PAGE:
How to Avoid Add-On Code Denials
There’s nothing fun about dealing with insurance companies. Even when things are going well, it can be stressful. When complications arise and claims are denied, it’s easy to get caught in a never-ending cycle of wasted time, frustration and rising blood pressure.
Glitches in the billing system mean the surgeon is not fully reimbursed for every code performed, which means the practice takes an unnecessary and avoidable financial hit.
How add-on codes can lead to billing battles
If surgery goes as planned, the billing process is a routine matter of dotting the “i’s and crossing the “t’s. When the unexpected happens and surgeons perform extra procedures, the insurance claim process can turn from an everyday task into a sprint and marathon rolled into one.
|As long as you receive the add-on codes for these extra procedures and submit them within the limited time-frame, there’s little to worry about. It’s when the add-ons go missing or get separated from their primary (parent) codes that the race against time begins. Missing the filing deadline leaves you no option but to gird yourself for a battle royale with the insurance company.|
Why “old school” is not cool!
While surgeons must stay ahead of the technology curve to keep up with medical advances and progress in their field, many cling to outdated methods of record keeping. Inevitably, this makes your job harder than it needs to be.
You may think we are joking, but we’ve heard about surgeons who have a hard time letting go of their index cards. We aren’t psychologists, but we believe it’s a way to keep their med school past (and youth) alive!
No matter the reason, once surgery is over, these surgeons write everything – add-on codes, care instructions, post-op medications – on a 3 x 5 inch index card. And that’s that. They spend little time considering how the cards will get back to the office.
With such a system, the surgeon is spending money on an index card delivery service or in paying a staff member to tote index cards to and fro. Additionally, there’s no back-up system in case a card goes AWOL, which can impact patient care and makes it hard to track revenue or other financials.
Such a scenario doesn’t even take into account the old joke about doctors’ handwriting being illegible (it’s true), which leads to unnecessary questions and confusion.
|So, while you’re busy hunting down missing index cards (excuse me doctor, can you check your pockets again, please?) or deciphering handwriting that’s less legible than Ancient Egyptian, the insurance clock is ticking louder and louder as the submission window narrows…|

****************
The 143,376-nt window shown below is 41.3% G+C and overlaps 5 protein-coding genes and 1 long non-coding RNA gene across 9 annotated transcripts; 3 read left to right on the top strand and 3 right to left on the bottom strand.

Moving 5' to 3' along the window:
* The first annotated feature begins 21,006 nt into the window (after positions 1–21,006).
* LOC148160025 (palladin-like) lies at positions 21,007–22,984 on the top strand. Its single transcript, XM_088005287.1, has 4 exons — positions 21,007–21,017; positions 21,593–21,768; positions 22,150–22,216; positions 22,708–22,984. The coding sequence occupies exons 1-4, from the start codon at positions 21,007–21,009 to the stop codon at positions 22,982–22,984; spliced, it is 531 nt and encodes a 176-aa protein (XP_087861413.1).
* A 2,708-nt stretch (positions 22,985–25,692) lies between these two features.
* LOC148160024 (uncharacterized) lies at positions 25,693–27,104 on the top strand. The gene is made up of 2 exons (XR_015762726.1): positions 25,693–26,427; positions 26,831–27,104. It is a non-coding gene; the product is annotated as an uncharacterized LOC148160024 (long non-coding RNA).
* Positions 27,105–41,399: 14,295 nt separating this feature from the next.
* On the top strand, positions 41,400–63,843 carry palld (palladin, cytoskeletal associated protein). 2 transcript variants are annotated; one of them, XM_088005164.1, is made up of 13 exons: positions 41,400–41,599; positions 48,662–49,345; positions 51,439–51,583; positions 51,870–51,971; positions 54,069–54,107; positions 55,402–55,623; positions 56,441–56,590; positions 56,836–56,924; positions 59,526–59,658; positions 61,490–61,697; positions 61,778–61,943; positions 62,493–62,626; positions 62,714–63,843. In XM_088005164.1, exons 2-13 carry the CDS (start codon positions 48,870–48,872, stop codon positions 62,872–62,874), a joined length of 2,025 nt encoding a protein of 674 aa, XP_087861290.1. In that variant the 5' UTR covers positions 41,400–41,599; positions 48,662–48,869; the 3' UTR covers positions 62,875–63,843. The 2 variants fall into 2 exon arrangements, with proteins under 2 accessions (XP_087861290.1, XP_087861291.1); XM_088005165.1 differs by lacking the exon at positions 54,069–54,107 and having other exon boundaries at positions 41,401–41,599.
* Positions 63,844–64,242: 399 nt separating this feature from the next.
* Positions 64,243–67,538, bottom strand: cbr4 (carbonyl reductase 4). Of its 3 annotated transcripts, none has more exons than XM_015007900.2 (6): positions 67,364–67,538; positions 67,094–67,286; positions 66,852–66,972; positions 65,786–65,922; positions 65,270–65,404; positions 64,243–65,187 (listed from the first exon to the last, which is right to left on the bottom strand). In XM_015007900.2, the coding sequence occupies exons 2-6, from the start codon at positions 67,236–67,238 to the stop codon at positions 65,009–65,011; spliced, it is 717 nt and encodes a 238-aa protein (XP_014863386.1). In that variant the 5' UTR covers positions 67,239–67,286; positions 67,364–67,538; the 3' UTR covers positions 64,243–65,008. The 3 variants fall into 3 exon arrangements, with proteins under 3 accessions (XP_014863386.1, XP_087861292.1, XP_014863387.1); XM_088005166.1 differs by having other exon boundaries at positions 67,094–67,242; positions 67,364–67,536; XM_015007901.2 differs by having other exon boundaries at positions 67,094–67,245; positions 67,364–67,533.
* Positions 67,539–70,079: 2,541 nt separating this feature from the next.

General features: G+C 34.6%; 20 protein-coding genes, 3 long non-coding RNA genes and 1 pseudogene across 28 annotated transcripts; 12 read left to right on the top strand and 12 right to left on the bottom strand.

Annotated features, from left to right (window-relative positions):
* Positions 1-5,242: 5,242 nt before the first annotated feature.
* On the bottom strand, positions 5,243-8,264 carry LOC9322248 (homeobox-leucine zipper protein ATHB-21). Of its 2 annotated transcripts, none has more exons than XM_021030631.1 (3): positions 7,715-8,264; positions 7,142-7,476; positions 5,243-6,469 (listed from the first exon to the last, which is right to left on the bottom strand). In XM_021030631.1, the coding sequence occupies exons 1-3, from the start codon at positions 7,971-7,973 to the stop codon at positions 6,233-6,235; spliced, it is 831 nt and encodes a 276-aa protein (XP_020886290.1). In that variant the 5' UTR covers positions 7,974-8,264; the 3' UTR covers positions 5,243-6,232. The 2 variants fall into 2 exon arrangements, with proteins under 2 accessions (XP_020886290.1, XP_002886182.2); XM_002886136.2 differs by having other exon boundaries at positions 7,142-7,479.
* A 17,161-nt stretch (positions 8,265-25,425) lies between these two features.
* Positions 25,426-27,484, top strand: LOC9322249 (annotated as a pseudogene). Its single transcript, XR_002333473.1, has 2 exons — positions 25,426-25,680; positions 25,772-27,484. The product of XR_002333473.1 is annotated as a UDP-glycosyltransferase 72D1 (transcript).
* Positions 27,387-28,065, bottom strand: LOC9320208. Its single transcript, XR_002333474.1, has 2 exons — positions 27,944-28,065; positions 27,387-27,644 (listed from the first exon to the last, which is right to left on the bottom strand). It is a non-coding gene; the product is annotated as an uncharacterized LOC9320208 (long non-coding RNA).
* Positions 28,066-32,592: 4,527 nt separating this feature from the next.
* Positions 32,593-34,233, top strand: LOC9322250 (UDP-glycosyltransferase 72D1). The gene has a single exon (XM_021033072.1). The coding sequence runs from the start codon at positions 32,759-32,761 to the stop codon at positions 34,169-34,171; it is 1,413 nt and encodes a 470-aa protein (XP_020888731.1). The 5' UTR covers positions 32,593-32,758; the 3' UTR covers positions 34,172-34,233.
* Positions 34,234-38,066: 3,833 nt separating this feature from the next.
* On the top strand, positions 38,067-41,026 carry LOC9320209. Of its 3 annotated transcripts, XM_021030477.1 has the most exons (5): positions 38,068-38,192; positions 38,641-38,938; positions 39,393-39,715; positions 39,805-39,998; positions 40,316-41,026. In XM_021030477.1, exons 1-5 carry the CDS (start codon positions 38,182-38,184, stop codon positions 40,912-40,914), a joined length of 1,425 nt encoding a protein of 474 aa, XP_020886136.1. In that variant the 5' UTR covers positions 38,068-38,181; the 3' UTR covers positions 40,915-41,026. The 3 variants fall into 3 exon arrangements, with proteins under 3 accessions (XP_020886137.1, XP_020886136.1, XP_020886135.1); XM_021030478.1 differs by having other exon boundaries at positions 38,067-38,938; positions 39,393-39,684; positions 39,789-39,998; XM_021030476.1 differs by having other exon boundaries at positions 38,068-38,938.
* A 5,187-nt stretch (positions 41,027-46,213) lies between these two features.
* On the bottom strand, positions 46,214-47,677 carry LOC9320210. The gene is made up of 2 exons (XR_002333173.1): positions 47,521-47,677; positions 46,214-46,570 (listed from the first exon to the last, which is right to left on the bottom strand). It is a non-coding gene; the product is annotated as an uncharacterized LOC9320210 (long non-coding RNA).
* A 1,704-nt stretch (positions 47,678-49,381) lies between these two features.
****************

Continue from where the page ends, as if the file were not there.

Use basic technology to save time and effort with add-on codes
If a surgeon insists on manually tracking add-on codes, suggest they send the information as an email or text or using a dictation app. It’s not ideal, but it eliminates the need to physically transfer the index cards and provides a backup system.
We know, it means double the work for whoever deals with insurance claims, but at least there is a record in the event that the originals go missing. Despite the added steps, it’s relatively foolproof and this more expedited system can potentially save the surgeons in the long run.
Cranking it up a notch and using an EHR system to keep track of procedures is a great advance over index cards and cuts down on the busy work of texts and emails. We realize this may not be an option in all EHR systems. But some EHRs offer apps or other functions for surgeons to record information when the surgery is completed, and immediately share this data with their back office.
Custom tools for ultimate ease
|For ultimate ease of use, and to minimize potential problems and delays, encourage your surgeons to use tools like SurgiApp. This custom application enables the surgeon to indicate when add-on codes have been performed, as soon as they have scrubbed out. They can also include notes or an explanation to send the schedulers or billing department. The information is then instantaneously updated with the system in the back office (all HIPAA compliant of course), and allows the billing process to be initiated without unnecessary delay or the information being inputted in triplicate.
The app also allows surgeons to view all the surgery details right on their smartphone – including all patient details, insurance info, MRI/Xrays, equipment ordered – without lugging around files or CDs.
For the surgeon, the only thing that should matter is performing the best surgery for the patient, no matter what surprises crop up in the operating room. But what happens when surgery is over is also a vital part of any procedure. Encouraging surgeons to move away from manual record keeping will help the practice run more smoothly and efficiently. It also has the added benefit of keeping your interaction with the insurance companies to the minimum and reducing costly denials.